Topological Specificity and Hierarchical Network of the Circadian Calcium Rhythm in the Suprachiasmatic Nucleus Proceedings of the National Academy of Sciences of the United States of America. Dec, 2012 | Pubmed ID: 23213253 The circadian pacemaker in the hypothalamic suprachiasmatic nucleus (SCN) is a hierarchical multioscillator system in which neuronal networks play crucial roles in expressing coherent rhythms in physiology and behavior. However, our understanding of the neuronal network is still incomplete. Intracellular calcium mediates the input signals, such as phase-resetting stimuli, to the core molecular loop involving clock genes for circadian rhythm generation and the output signals from the loop to various cellular functions, including changes in neurotransmitter release. Using a unique large-scale calcium imaging method with genetically encoded calcium sensors, we visualized intracellular calcium from the entire surface of SCN slice in culture including the regions where autonomous clock gene expression was undetectable. We found circadian calcium rhythms at a single-cell level in the SCN, which were topologically specific with a larger amplitude and more delayed phase in the ventral region than the dorsal. The robustness of the rhythm was reduced but persisted even after blocking the neuronal firing with tetrodotoxin (TTX). Notably, TTX dissociated the circadian calcium rhythms between the dorsal and ventral SCN. In contrast, a blocker of gap junctions, carbenoxolone, had only a minor effect on the calcium rhythms at both the single-cell and network levels. These results reveal the topological specificity of the circadian calcium rhythm in the SCN and the presence of coupled regional pacemakers in the dorsal and ventral regions. Neuronal firings are not necessary for the persistence of the calcium rhythms but indispensable for the hierarchical organization of rhythmicity in the SCN.
A Method of Horizontally Sliced Preparation of the Retina Methods in Molecular Biology (Clifton, N.J.). 2013 | Pubmed ID: 23150369 Various types of retinal neurons, including amacrine, ganglion, and horizontal cells, expand neurites (dendrites or axons) in horizontal direction and make synaptic or electrical contacts with other cells to integrate the visual information. Many types of ion-channels and receptors are located along these neurites, and these horizontal connections critically contribute to the information processing in the retinal circuits. However, many of previous electrophysiological and immunocytochemical studies employed slice preparations cut by vertical direction in which most of these cells and their neurites were severely damaged and removed. This might lead to the underestimation of active and passive conductance in horizontally expanding neurites, and also missing of morphological information of horizontal structures. Here, we describe an alternative slicing method of horizontally cut preparation of the retina. The slice is made horizontally at the inner layer of the retina using a vibratome slicer after the retina is embedded in the low-temperature melting agarose gel. This horizontal slice preparation enables us to directly access cells in the inner retina by patch-clamp recording, calcium imaging, single RT-PCR, and immunocytochemistry. The method described here would offer an alternative strategy for studying the functions of neurons and neural circuits in the retina.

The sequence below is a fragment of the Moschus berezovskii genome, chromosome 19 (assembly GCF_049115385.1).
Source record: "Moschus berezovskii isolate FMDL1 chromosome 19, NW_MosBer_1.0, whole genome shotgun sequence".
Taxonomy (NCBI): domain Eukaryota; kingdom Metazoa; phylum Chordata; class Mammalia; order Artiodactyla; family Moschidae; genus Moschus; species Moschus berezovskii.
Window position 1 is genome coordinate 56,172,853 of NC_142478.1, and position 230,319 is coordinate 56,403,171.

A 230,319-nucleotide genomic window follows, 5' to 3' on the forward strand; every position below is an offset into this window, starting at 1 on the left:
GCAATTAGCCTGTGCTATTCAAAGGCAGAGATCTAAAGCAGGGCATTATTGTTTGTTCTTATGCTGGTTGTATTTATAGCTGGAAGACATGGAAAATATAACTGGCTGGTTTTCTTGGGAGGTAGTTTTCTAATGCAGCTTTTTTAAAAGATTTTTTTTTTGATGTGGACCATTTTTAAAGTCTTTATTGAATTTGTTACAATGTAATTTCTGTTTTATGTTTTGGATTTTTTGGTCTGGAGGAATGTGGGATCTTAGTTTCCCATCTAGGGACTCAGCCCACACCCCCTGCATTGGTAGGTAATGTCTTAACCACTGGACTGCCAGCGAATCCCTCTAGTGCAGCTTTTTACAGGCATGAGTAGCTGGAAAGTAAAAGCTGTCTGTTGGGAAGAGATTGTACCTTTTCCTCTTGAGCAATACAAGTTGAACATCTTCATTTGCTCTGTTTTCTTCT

Network-mediated Encoding of Circadian Time: the Suprachiasmatic Nucleus (SCN) from Genes to Neurons to Circuits, and Back The Journal of Neuroscience : the Official Journal of the Society for Neuroscience. Nov, 2014 | Pubmed ID: 25392488 The transcriptional architecture of intracellular circadian clocks is similar across phyla, but in mammals interneuronal mechanisms confer a higher level of circadian integration. The suprachiasmatic nucleus (SCN) is a unique model to study these mechanisms, as it operates as a ∼24 h clock not only in the living animal, but also when isolated in culture. This "clock in a dish" can be used to address fundamental questions, such as how intraneuronal mechanisms are translated by SCN neurons into circuit-level emergent properties and how the circuit decodes, and responds to, light input. This review addresses recent developments in understanding the relationship between electrical activity, [Ca(2+)]i, and intracellular clocks. Furthermore, optogenetic and chemogenetic approaches to investigate the distinct roles of neurons and glial cells in circuit encoding of circadian time will be discussed, as well as the epigenetic and circuit-level mechanisms that enable the SCN to translate light input into coherent daily rhythms.